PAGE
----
Human optical signals and Visual Evoked Potentials (VEPS) from different cone systems

M. R. Goodman, R. M. Bauer, P. M. Corballis, D. C. Hood, G. Gratton

Research output: Contribution to journalArticlepeer-review


Purpose. Fast changes in the optical properties (absorption and scattering) of cortical tissue following activation can be recorded noninvasively in humans by measuring delays in the migration of near infrared photons through the head (Event-Related Optical Signals, EROS).1,2 The latencies of optical signals were compared to those of VEPs to examine the human cortical response elicited by stimuli chosen to activate the S-cone and L/M-cone systems. Methods. Two subjects viewed stimuli in Maxwellian view. Stimuli were red (3.2 log td) or blue (2.1 log td) flashes (duration 20 ms) subtending 4.2° of visual angle on top of a steady yellow background (3.5 log td). The blue flashes and yellow background were selected to activate the S-cone system, while the red flashes were selected to activate the L- and M-cone systems. Photon delay was measured every 20 ms from 28 scalp locations over area 17, as verified by MRI. VEPs were recorded from 22 locations spread out over the back half of the head. Results. The first peak of the optical response occurred at a latency of 50-60 ms for red flashes and 70-80 ms for blue flashes. The first peak of the VEP occurred at a latency of 110-120 ms for red flashes and a latency of 180-200 ms for blue flashes. In fact, there was no significant VEP response to the blue flashes within the first 150 ms at any of the 22 electrode locations. Conclusions. The optical response occurs earlier than the VEP response for both the red and blue flashes. In the case of the blue flash stimuli, the optical response can occur more than 100 ms earlier than the VEP response. It appears that the EROS technique may detect early neuronal activity which differs from the activity detected by traditional VEP recording. This activity can be mapped spatially to show the time course of cortical activation at a specific location, providing a measure combining high temporal and spatial resolution.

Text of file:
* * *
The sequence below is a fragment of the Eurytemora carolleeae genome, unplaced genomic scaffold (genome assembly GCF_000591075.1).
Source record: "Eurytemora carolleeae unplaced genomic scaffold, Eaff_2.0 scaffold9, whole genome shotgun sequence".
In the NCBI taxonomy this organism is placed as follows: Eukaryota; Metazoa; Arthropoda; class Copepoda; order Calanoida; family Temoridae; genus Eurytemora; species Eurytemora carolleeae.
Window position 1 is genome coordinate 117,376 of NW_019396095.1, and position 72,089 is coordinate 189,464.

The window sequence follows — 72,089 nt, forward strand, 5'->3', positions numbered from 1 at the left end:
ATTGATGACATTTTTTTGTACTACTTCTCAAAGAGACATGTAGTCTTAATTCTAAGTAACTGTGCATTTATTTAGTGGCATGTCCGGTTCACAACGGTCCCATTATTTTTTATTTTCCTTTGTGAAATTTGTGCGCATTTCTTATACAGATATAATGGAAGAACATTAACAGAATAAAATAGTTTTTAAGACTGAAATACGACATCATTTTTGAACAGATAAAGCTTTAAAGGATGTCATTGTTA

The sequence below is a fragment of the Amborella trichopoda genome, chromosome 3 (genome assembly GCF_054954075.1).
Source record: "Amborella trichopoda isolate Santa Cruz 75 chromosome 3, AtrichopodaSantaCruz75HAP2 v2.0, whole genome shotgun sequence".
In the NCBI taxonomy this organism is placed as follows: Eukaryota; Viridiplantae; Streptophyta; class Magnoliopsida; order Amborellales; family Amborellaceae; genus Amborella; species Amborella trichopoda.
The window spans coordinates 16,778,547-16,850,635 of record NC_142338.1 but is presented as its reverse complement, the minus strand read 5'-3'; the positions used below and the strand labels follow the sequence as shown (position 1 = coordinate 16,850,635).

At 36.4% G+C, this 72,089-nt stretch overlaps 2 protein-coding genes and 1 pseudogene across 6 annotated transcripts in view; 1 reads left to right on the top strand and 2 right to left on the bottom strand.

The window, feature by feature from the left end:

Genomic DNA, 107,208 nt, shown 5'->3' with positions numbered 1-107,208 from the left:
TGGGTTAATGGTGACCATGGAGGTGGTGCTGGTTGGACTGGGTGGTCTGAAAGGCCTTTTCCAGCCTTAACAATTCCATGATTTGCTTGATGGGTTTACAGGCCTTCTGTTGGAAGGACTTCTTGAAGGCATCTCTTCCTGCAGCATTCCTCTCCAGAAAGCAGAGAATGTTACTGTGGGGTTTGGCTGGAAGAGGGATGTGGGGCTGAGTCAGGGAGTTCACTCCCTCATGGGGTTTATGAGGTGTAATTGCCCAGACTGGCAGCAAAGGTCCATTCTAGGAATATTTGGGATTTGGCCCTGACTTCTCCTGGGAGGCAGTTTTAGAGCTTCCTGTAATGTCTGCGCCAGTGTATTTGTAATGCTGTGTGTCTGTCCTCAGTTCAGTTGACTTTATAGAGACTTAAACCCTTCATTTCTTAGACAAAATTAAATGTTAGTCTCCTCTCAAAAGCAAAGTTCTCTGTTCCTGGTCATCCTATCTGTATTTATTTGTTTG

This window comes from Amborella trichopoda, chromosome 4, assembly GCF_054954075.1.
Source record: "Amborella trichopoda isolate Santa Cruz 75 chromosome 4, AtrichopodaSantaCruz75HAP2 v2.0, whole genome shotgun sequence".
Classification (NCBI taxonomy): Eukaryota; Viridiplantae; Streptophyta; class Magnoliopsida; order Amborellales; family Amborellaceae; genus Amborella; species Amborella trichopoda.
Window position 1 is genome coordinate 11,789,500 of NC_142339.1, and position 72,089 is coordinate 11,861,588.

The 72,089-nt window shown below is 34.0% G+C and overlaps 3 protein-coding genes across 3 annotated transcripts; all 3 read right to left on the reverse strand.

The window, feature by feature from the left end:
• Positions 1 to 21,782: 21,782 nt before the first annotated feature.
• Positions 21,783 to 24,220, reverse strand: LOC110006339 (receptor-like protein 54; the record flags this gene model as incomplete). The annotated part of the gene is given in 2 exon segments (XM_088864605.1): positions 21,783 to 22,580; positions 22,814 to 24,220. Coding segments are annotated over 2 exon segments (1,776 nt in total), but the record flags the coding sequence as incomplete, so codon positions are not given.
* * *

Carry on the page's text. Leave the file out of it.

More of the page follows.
Original languageEnglish (US)
Pages (from-to)S708
JournalInvestigative Ophthalmology and Visual Science
Issue number3
StatePublished - Feb 15 1996
Externally publishedYes

ASJC Scopus subject areas

  • Ophthalmology
  • Sensory Systems
  • Cellular and Molecular Neuroscience


Dive into the research topics of 'Human optical signals and Visual Evoked Potentials (VEPS) from different cone systems'. Together they form a unique fingerprint.

Cite this